At launch, HBO Max, the brand new streaming service from WarnerMedia, is offering 10,000 hours of content. That's an eye-catching number, even if it's not a third of what Netflix offers. But unlike the steady stream of total junk that Netflix spits out every week, HBO Max has many shows and movies that are actually worth watching.
From popular recent movies to a vast classic film library, from Friends to every show regular old HBO has produced (Sex and the City, the Sopranos, Game of Thrones, Succession, etc.), the number of options is kind of staggering. If you aren't already signed up (if you have HBO, you probably have this too), definitely check it out.
The website's infrastructure has been largely carried over from HBO Now, HBO's existing standalone streaming service, so it's pretty smooth and easy to use. The organization of all the content is solid, if not spectacular. Emphasized are what are called "HBO Max Hubs," which are dedicated pages for certain brands. It's a smart way to highlight the number of brands that are collected under one roof (Disney+ has a similar feature), but it's unclear how it was decided which brands were important enough to warrant a hub. The current hubs are for HBO, DC, Sesame Workshop, Turner Classic Movies, Studio Ghibli, Cartoon Network, Adult Swim, Crunchyroll, and Looney Tunes. Some of those hubs have hundreds of titles within them, some only a handful. And 5 of those 9 hubs are for cartoons, which strikes me as a little odd. I'm worried about titles that don't fall into any of those categories getting a little lost in the mix.
To aid the discovery process, there should be a "Similar to" tab when you click on a title, so that related shows and movies are easy to find. And the names of actors and directors in the descriptions should be clickable, so that you can see everything from those people in one place. HBO Max currently has neither of those features.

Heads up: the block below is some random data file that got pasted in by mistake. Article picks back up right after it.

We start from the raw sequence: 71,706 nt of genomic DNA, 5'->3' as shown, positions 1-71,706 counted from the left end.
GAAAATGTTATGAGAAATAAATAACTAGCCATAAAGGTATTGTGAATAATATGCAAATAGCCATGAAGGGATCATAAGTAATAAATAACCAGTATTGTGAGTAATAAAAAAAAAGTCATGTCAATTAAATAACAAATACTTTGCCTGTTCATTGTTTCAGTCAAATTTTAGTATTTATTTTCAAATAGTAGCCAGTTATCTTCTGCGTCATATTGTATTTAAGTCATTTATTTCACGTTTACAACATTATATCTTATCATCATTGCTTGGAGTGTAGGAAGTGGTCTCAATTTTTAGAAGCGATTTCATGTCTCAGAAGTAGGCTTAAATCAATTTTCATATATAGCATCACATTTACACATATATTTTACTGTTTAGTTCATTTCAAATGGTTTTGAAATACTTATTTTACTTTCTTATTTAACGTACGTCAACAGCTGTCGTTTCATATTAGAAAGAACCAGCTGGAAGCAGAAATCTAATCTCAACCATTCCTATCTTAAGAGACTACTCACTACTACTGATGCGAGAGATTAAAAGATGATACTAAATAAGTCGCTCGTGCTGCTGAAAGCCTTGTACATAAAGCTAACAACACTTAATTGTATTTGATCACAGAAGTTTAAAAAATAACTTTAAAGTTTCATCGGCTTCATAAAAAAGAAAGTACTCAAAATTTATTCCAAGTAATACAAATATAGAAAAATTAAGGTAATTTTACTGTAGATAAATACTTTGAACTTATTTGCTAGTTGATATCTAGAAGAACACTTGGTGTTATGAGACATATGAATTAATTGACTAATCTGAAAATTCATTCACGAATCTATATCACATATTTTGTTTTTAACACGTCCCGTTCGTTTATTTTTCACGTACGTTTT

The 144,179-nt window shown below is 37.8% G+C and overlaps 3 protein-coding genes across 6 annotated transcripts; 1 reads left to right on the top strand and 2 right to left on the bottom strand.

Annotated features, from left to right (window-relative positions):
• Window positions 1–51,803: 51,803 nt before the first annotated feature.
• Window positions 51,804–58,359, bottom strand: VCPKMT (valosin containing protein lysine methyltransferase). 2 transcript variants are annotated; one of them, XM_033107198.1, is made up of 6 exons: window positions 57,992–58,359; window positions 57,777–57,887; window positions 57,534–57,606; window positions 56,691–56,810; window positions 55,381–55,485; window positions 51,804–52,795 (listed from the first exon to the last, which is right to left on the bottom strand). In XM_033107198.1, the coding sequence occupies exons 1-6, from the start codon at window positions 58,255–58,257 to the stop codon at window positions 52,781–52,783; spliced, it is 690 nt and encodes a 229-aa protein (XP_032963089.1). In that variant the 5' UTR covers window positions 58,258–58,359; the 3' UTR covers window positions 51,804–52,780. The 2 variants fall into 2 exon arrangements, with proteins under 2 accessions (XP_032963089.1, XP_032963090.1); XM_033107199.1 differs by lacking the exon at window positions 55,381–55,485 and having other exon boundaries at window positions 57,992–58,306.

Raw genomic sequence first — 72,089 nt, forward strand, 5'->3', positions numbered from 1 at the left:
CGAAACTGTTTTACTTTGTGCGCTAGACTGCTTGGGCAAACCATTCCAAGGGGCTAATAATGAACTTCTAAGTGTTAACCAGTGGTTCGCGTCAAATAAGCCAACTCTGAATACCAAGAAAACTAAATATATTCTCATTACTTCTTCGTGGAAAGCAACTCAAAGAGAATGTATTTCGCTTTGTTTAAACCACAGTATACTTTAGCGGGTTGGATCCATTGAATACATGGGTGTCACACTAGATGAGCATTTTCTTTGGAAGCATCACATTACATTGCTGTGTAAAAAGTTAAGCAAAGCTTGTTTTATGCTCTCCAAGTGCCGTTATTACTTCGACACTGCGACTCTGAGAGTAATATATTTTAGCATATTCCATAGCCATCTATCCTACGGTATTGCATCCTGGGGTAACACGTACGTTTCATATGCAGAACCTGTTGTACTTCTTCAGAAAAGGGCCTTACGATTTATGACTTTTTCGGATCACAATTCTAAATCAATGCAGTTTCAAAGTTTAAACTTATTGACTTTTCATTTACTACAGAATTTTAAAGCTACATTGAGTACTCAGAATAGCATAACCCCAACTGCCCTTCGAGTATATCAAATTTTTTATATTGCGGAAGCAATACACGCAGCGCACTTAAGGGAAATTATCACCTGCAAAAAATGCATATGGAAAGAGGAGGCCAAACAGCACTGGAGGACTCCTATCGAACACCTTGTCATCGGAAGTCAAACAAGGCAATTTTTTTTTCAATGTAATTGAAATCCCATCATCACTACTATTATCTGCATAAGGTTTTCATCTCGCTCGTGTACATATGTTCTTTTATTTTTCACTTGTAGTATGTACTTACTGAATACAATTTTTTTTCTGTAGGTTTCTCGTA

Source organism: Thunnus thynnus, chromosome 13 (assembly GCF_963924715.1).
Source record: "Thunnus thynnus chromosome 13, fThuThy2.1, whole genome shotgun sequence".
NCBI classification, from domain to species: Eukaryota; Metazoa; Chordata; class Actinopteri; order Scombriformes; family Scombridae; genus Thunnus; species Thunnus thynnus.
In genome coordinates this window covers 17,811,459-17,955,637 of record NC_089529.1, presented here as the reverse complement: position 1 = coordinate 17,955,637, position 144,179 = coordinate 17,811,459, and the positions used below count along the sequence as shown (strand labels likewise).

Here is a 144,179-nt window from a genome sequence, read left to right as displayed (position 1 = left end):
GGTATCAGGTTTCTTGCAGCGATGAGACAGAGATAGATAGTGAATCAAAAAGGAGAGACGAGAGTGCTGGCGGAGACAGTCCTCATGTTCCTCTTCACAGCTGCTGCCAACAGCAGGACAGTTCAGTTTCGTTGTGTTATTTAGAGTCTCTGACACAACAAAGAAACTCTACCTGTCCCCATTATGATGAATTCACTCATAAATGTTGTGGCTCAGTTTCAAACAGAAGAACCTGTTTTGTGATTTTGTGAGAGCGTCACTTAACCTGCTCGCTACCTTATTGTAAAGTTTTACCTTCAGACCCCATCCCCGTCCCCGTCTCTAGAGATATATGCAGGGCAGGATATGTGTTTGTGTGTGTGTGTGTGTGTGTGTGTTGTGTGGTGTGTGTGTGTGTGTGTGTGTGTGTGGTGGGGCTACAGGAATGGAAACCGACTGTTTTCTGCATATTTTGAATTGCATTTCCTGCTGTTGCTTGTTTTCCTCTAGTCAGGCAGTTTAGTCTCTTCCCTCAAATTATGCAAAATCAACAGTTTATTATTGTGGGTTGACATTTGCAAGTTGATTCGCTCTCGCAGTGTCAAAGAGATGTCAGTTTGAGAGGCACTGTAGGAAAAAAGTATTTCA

As I've said before, I feel the name was the mistake as it will undoubtedly cause brand confusion and regular confusion. A lot of people will be confused by the differences between HBO Max, HBO Go, and HBO Now. A lot of people probably woke up this morning having no clue that they already have access to this new service. That's something they are going to have to work on.
The reason HBO is able to successfully rival Netflix when it comes to counting Emmys year after year despite having a fraction of the original content is because HBO is known for quality control. Almost everything HBO puts on the air is at least pretty good. The idea behind HBO Max is to broaden the appeal by throwing all sorts of content out there, quality be damned. When asked about diluting the HBO brand, HBO Max original content chief Sarah Aubrey replied, "Everyone talks about HBO viewers like they're rich librarians. HBO viewers do not just watch HBO. They also watch The Bachelor." Which, fair. Sometimes I'm in a prestige mood, sometimes I'm in a popcorn mood. HBO Max has both.